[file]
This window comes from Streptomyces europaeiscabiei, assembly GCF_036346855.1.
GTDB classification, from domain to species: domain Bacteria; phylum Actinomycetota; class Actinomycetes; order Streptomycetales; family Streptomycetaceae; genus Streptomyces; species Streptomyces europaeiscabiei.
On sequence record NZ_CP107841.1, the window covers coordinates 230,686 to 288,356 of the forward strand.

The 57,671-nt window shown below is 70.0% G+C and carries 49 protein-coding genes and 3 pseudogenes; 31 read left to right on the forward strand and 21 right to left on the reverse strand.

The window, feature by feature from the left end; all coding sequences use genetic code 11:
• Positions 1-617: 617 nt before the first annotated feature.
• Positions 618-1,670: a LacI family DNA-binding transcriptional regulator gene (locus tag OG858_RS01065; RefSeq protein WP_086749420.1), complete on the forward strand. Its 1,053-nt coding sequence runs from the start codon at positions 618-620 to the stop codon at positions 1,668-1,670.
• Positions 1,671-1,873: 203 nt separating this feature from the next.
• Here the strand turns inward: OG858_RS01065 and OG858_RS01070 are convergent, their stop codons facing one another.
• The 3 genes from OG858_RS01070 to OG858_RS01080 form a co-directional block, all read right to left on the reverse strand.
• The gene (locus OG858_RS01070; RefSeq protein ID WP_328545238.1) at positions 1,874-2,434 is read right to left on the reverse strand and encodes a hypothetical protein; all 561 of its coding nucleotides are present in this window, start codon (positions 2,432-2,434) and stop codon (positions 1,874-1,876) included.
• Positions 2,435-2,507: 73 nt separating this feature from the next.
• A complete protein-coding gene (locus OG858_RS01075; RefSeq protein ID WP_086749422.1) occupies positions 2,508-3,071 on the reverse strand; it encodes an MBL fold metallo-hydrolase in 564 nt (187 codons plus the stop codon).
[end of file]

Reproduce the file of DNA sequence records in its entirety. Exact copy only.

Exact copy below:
This window comes from Streptomyces europaeiscabiei, assembly GCF_036346855.1.
GTDB classification, from domain to species: domain Bacteria; phylum Actinomycetota; class Actinomycetes; order Streptomycetales; family Streptomycetaceae; genus Streptomyces; species Streptomyces europaeiscabiei.
On sequence record NZ_CP107841.1, the window covers coordinates 230,686 to 288,356 of the forward strand.

The 57,671-nt window shown below is 70.0% G+C and carries 49 protein-coding genes and 3 pseudogenes; 31 read left to right on the forward strand and 21 right to left on the reverse strand.

The window, feature by feature from the left end; all coding sequences use genetic code 11:
• Positions 1-617: 617 nt before the first annotated feature.
• Positions 618-1,670: a LacI family DNA-binding transcriptional regulator gene (locus tag OG858_RS01065; RefSeq protein WP_086749420.1), complete on the forward strand. Its 1,053-nt coding sequence runs from the start codon at positions 618-620 to the stop codon at positions 1,668-1,670.
• Positions 1,671-1,873: 203 nt separating this feature from the next.
• Here the strand turns inward: OG858_RS01065 and OG858_RS01070 are convergent, their stop codons facing one another.
• The 3 genes from OG858_RS01070 to OG858_RS01080 form a co-directional block, all read right to left on the reverse strand.
• The gene (locus OG858_RS01070; RefSeq protein ID WP_328545238.1) at positions 1,874-2,434 is read right to left on the reverse strand and encodes a hypothetical protein; all 561 of its coding nucleotides are present in this window, start codon (positions 2,432-2,434) and stop codon (positions 1,874-1,876) included.
• Positions 2,435-2,507: 73 nt separating this feature from the next.
• A complete protein-coding gene (locus OG858_RS01075; RefSeq protein ID WP_086749422.1) occupies positions 2,508-3,071 on the reverse strand; it encodes an MBL fold metallo-hydrolase in 564 nt (187 codons plus the stop codon).